Eureka and Middle School Math · UDL in Practice · Universal Design for Learning (UDL)

Reflecting on Feedback–Co-constructing changes to teacher practice

Earlier, I wrote a series of posts sharing the results of a survey my colleagues and I gave to our students (following up, freedom and independence, small group reteaching).  As I read through the feedback my students gave me, I realized that I had missed a question, a very important one:  we had asked the students their opinion about doing reteaching in small groups after Skill Assessments/to prepare for retakes, but I hadn’t asked the students how they felt about my decision to replace full-class instruction with (almost exclusively) small-group instruction.  So, another round of Google Forms went out and the data gave me a lot to think about.

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“Stand-Up Teaching”

When I was reviewing the feedback on the original survey, I noticed some students mentioning what one referred to as “stand-up teaching,” which I take to mean full-class instruction (standing up) in front of the class.  There was some interest in having me do more “stand-up teaching,” while other students wanted more small group instruction, even while the majority of the students love the small-group approach.  On the one hand, I understand where this feedback is coming from–most students experience “stand-up teaching” for the majority of their education and it’s comfortable for them.  However, as I said to the students when I met with them about this feedback, the research shows us it is effective for only a very narrow band of students.  After my experiences this year and last year working on reducing full-class instruction, I can’t imagine trying to teach that way again.

I was a little more confused about students asking for more small-group instruction, especially from students in my Extended (higher level) class.  I have gotten this feedback from students before on Exam Wrappers, but, every time I tried to offer more opportunities for small group instruction, students in that class opted not to attend.  This happened more than once.  I have outright asked students what to do–you say you want more of this kind of instruction, but you don’t use it.  What can I do differently?

Finally!

So, I had met with individual students to talk about their feedback on exam wrappers.  I had met with groups to talk about their feedback on exam wrappers.  And now I was meeting with a small group of students to discuss their feedback on the survey.  Maybe the third time is the charm, because we finally came up with an idea for a way for me to provide more “stand-up teaching” in student-identified small groups.  The students suggested that I put together a list of topics and then students could come ask questions by topic.  I countered that students should use the topic on the study guides, since my colleague and I already spend a lot of time defining and clarifying these topics and I don’t see any need to reinvent any wheels.  We agreed to give it a try during the review day for the Statistics Module Assessment, a few weeks away at that time.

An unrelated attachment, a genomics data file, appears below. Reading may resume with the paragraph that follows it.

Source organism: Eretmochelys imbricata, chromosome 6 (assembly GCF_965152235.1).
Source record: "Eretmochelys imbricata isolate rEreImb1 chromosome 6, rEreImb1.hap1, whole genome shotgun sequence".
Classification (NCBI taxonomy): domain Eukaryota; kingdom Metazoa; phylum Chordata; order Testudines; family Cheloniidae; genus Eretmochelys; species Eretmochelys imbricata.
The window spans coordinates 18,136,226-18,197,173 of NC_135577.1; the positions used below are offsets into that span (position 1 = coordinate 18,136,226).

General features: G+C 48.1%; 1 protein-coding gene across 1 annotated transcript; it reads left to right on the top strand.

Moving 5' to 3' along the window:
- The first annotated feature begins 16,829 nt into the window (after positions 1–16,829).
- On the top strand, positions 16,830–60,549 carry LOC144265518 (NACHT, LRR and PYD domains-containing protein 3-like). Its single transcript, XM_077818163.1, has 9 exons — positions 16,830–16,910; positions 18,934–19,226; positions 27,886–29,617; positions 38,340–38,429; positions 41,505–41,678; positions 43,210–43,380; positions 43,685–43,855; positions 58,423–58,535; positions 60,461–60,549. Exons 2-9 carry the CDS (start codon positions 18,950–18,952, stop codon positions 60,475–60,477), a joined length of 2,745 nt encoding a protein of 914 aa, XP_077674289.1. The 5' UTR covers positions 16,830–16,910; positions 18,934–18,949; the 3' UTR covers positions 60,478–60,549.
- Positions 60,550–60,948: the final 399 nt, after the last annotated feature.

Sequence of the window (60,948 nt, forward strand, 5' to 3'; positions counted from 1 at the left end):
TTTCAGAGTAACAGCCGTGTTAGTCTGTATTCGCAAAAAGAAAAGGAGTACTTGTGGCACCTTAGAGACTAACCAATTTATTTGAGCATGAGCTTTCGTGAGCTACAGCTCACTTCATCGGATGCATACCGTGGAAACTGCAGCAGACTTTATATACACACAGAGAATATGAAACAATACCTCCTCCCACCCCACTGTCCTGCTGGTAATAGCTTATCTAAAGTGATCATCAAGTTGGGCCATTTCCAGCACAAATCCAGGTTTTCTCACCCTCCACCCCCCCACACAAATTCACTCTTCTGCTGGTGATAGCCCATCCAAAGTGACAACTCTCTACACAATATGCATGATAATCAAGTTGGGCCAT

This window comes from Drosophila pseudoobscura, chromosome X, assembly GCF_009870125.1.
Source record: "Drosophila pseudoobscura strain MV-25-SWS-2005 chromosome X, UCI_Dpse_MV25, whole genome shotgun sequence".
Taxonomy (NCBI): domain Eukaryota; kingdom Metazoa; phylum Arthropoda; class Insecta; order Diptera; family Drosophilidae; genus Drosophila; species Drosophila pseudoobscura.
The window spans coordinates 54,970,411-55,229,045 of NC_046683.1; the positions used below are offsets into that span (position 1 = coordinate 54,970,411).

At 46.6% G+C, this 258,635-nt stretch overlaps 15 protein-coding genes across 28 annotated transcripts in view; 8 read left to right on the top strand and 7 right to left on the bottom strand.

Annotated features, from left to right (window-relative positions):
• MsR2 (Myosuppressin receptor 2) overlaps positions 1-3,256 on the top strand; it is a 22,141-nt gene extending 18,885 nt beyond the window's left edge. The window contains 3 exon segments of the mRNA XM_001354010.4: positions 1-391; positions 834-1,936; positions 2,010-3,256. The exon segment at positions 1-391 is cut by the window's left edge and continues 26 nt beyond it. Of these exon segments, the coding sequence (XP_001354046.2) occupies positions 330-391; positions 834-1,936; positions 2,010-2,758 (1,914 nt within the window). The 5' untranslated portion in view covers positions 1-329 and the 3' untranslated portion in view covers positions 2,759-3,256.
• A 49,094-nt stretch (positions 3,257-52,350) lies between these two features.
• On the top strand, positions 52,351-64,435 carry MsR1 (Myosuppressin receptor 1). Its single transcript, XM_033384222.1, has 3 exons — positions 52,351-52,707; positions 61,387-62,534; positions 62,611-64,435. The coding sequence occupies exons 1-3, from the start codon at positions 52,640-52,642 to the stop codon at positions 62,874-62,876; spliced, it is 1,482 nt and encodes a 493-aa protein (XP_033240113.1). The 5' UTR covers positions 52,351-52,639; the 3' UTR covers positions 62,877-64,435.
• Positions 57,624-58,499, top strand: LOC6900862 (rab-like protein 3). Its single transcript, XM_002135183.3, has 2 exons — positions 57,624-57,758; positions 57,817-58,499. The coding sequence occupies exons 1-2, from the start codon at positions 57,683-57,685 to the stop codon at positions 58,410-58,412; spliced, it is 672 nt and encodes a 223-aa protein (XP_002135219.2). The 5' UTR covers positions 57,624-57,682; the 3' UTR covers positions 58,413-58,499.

As the review day approached, I met with the group of students again to finalize the plan.  They decided they wanted a paper way to collect information to form groups, no Google form or Padlet.  One student copied down the topics from the study guide and students checked off the ones they were interested in.  You can see what this looked like below.

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I told students to come with specific questions, such as specific problems from Eureka, and not to expect me to either tell them details about questions on the Module Assessment nor to come up with additional questions on the spur of the moment.  The response was great–as you can see on the list, two of the topics were of zero interest, so I didn’t call a group for those topics.  The other three topics were high-interest and I called out each one; students could come as they wanted or not.  Students brought specific problems for feedback and questions and asked for clarification.

Overall, we decided it was a successful approach that we will use again on the next Module Assessment.  For me, I loved how continuing to ask the students to help me understand what they needed helped us co-construct a way to get what they wanted without having them hand off the responsibility to me.  They were actively engaged in identifying what they needed, both in terms of the format and the content.  I am looking forward to using this again–I suspect it will become a regular part of my practice.

 

 

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